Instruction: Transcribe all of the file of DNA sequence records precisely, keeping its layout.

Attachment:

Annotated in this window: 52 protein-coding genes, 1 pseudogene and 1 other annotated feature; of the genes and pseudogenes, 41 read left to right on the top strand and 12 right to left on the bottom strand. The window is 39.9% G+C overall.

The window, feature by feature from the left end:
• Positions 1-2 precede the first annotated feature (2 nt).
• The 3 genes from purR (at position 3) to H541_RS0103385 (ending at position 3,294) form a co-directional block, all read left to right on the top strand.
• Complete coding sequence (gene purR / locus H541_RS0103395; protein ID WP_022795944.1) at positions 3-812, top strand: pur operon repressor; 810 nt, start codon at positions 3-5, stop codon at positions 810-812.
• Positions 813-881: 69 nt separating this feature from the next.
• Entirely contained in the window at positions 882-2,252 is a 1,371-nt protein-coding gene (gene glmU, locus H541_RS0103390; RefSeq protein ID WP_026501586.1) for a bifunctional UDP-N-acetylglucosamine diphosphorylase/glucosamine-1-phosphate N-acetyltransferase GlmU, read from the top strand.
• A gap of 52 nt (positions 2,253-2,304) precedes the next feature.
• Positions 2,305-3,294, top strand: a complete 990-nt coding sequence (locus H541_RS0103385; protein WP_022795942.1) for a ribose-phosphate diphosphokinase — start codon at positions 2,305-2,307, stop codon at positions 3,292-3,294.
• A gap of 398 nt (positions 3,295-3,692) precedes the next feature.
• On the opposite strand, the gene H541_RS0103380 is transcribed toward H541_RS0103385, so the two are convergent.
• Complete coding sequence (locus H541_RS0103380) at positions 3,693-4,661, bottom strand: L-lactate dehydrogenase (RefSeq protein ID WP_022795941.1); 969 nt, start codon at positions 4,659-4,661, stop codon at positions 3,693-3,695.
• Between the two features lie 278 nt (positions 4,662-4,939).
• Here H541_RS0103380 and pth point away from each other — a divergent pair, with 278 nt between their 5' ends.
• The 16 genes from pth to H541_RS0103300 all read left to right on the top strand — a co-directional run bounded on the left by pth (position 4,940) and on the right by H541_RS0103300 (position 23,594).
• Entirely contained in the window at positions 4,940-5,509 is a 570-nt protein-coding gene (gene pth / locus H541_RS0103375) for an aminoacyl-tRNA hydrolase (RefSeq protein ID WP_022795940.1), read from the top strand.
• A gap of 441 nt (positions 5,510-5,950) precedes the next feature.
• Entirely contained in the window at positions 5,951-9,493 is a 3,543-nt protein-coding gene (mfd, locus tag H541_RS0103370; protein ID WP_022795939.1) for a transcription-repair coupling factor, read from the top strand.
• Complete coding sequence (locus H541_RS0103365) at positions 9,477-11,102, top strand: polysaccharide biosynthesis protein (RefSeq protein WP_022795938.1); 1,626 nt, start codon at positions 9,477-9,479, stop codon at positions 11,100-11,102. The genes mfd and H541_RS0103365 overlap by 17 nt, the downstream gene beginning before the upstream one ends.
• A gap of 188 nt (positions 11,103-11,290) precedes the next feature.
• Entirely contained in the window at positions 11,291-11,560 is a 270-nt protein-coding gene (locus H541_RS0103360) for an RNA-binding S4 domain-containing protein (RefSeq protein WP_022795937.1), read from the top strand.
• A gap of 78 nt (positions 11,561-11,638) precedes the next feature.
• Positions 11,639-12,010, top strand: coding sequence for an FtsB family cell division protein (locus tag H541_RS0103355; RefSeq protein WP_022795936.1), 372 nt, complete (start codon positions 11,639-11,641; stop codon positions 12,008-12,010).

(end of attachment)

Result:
Annotated in this window: 52 protein-coding genes, 1 pseudogene and 1 other annotated feature; of the genes and pseudogenes, 41 read left to right on the top strand and 12 right to left on the bottom strand. The window is 39.9% G+C overall.

The window, feature by feature from the left end:
• Positions 1-2 precede the first annotated feature (2 nt).
• The 3 genes from purR (at position 3) to H541_RS0103385 (ending at position 3,294) form a co-directional block, all read left to right on the top strand.
• Complete coding sequence (gene purR / locus H541_RS0103395; protein ID WP_022795944.1) at positions 3-812, top strand: pur operon repressor; 810 nt, start codon at positions 3-5, stop codon at positions 810-812.
• Positions 813-881: 69 nt separating this feature from the next.
• Entirely contained in the window at positions 882-2,252 is a 1,371-nt protein-coding gene (gene glmU, locus H541_RS0103390; RefSeq protein ID WP_026501586.1) for a bifunctional UDP-N-acetylglucosamine diphosphorylase/glucosamine-1-phosphate N-acetyltransferase GlmU, read from the top strand.
• A gap of 52 nt (positions 2,253-2,304) precedes the next feature.
• Positions 2,305-3,294, top strand: a complete 990-nt coding sequence (locus H541_RS0103385; protein WP_022795942.1) for a ribose-phosphate diphosphokinase — start codon at positions 2,305-2,307, stop codon at positions 3,292-3,294.
• A gap of 398 nt (positions 3,295-3,692) precedes the next feature.
• On the opposite strand, the gene H541_RS0103380 is transcribed toward H541_RS0103385, so the two are convergent.
• Complete coding sequence (locus H541_RS0103380) at positions 3,693-4,661, bottom strand: L-lactate dehydrogenase (RefSeq protein ID WP_022795941.1); 969 nt, start codon at positions 4,659-4,661, stop codon at positions 3,693-3,695.
• Between the two features lie 278 nt (positions 4,662-4,939).
• Here H541_RS0103380 and pth point away from each other — a divergent pair, with 278 nt between their 5' ends.
• The 16 genes from pth to H541_RS0103300 all read left to right on the top strand — a co-directional run bounded on the left by pth (position 4,940) and on the right by H541_RS0103300 (position 23,594).
• Entirely contained in the window at positions 4,940-5,509 is a 570-nt protein-coding gene (gene pth / locus H541_RS0103375) for an aminoacyl-tRNA hydrolase (RefSeq protein ID WP_022795940.1), read from the top strand.
• A gap of 441 nt (positions 5,510-5,950) precedes the next feature.
• Entirely contained in the window at positions 5,951-9,493 is a 3,543-nt protein-coding gene (mfd, locus tag H541_RS0103370; protein ID WP_022795939.1) for a transcription-repair coupling factor, read from the top strand.
• Complete coding sequence (locus H541_RS0103365) at positions 9,477-11,102, top strand: polysaccharide biosynthesis protein (RefSeq protein WP_022795938.1); 1,626 nt, start codon at positions 9,477-9,479, stop codon at positions 11,100-11,102. The genes mfd and H541_RS0103365 overlap by 17 nt, the downstream gene beginning before the upstream one ends.
• A gap of 188 nt (positions 11,103-11,290) precedes the next feature.
• Entirely contained in the window at positions 11,291-11,560 is a 270-nt protein-coding gene (locus H541_RS0103360) for an RNA-binding S4 domain-containing protein (RefSeq protein WP_022795937.1), read from the top strand.
• A gap of 78 nt (positions 11,561-11,638) precedes the next feature.
• Positions 11,639-12,010, top strand: coding sequence for an FtsB family cell division protein (locus tag H541_RS0103355; RefSeq protein WP_022795936.1), 372 nt, complete (start codon positions 11,639-11,641; stop codon positions 12,008-12,010).